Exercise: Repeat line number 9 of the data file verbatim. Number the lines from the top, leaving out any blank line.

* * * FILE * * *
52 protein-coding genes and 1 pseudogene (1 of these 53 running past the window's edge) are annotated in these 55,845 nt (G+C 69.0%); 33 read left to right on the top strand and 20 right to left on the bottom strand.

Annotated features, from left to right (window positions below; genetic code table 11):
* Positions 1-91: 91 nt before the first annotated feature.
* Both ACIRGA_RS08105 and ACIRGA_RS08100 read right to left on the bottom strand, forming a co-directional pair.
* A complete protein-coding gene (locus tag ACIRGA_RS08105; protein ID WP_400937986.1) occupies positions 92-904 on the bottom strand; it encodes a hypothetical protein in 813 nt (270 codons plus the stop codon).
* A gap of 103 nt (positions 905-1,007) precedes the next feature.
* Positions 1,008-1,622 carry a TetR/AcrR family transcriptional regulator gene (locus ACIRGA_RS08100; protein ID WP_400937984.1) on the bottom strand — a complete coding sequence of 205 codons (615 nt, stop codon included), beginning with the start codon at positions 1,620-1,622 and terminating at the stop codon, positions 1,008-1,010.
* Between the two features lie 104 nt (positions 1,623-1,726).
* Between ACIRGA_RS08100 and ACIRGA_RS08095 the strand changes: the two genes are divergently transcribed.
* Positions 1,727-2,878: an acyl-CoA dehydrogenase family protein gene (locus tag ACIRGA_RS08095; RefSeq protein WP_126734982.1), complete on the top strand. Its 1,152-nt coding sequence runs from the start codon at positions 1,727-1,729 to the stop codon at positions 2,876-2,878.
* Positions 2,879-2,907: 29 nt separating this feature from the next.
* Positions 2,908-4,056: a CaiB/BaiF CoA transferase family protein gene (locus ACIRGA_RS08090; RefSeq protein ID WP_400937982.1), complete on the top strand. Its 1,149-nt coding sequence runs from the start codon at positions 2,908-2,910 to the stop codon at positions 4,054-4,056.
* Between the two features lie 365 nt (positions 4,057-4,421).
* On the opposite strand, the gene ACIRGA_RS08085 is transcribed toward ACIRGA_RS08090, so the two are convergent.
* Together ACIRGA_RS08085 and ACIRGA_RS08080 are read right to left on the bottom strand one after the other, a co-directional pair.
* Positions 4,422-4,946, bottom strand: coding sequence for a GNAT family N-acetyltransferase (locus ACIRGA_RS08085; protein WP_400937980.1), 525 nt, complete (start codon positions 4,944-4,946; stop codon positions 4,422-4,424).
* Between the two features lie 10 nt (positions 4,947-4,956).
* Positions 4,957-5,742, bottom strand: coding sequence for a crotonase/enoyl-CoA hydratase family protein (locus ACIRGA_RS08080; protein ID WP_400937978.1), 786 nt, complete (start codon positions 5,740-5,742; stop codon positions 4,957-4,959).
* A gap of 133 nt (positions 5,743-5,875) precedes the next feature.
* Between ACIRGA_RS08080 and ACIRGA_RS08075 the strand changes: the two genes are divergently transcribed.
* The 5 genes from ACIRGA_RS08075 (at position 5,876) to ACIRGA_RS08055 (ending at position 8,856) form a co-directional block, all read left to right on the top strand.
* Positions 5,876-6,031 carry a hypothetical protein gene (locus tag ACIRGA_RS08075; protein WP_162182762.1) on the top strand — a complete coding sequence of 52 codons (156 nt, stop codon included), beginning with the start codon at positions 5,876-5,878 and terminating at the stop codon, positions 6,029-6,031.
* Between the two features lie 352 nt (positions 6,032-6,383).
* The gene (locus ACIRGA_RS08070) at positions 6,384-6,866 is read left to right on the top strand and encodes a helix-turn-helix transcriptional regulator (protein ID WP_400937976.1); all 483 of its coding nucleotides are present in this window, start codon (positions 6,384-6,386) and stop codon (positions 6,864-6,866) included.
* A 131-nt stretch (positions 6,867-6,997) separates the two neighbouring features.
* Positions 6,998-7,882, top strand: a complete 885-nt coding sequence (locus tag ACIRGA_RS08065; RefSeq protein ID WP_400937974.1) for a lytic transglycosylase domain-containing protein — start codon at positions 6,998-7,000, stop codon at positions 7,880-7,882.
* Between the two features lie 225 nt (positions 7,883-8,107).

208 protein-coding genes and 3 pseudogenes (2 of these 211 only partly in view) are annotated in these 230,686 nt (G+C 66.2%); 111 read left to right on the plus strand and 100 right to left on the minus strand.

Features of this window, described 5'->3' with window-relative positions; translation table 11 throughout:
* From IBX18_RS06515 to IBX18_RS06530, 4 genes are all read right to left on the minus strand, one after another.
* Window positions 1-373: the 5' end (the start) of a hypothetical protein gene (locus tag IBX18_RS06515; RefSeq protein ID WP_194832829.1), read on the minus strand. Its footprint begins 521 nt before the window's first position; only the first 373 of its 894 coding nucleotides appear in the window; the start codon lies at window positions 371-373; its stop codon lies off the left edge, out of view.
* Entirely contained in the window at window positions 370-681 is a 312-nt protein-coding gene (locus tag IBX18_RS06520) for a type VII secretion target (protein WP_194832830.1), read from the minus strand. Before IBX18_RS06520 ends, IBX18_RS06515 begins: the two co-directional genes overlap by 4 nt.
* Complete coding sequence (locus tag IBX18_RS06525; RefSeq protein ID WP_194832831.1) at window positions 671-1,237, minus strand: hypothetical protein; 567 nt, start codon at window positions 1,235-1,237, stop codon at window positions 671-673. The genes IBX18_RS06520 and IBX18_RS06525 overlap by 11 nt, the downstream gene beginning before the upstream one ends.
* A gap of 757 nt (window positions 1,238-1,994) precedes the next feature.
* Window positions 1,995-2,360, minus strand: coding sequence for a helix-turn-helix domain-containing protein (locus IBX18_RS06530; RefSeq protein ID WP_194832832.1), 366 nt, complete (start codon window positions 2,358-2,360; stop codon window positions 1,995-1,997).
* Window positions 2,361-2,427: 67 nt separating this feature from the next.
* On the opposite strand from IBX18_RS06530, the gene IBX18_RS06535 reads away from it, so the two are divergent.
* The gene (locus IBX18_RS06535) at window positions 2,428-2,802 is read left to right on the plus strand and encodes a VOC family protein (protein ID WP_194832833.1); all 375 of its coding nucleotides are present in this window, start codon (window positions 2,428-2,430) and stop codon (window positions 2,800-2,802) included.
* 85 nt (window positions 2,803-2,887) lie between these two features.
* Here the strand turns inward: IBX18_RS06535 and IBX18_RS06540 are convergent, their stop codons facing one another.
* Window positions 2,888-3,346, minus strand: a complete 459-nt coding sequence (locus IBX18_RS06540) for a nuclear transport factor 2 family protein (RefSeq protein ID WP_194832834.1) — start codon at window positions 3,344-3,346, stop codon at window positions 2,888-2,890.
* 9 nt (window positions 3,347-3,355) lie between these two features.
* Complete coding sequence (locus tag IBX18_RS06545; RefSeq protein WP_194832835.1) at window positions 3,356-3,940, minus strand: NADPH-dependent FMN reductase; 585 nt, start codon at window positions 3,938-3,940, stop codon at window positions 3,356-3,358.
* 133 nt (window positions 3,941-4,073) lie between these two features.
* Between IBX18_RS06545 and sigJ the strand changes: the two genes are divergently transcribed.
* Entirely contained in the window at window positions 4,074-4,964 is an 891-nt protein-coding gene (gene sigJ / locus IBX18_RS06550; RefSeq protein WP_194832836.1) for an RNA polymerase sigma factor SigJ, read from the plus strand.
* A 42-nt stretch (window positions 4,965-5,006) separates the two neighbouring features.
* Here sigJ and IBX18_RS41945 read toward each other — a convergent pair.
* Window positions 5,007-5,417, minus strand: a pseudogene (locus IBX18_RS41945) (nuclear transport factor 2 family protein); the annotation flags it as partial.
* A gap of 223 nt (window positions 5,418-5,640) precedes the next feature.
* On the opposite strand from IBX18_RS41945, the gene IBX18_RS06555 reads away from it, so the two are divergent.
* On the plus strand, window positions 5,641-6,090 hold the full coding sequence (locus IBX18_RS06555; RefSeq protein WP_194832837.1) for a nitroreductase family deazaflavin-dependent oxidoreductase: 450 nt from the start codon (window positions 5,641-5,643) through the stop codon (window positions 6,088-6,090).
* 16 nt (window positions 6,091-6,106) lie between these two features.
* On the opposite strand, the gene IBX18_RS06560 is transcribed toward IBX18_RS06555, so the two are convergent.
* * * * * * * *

* Between ACIRGA_RS08100 and ACIRGA_RS08095 the strand changes: the two genes are divergently transcribed.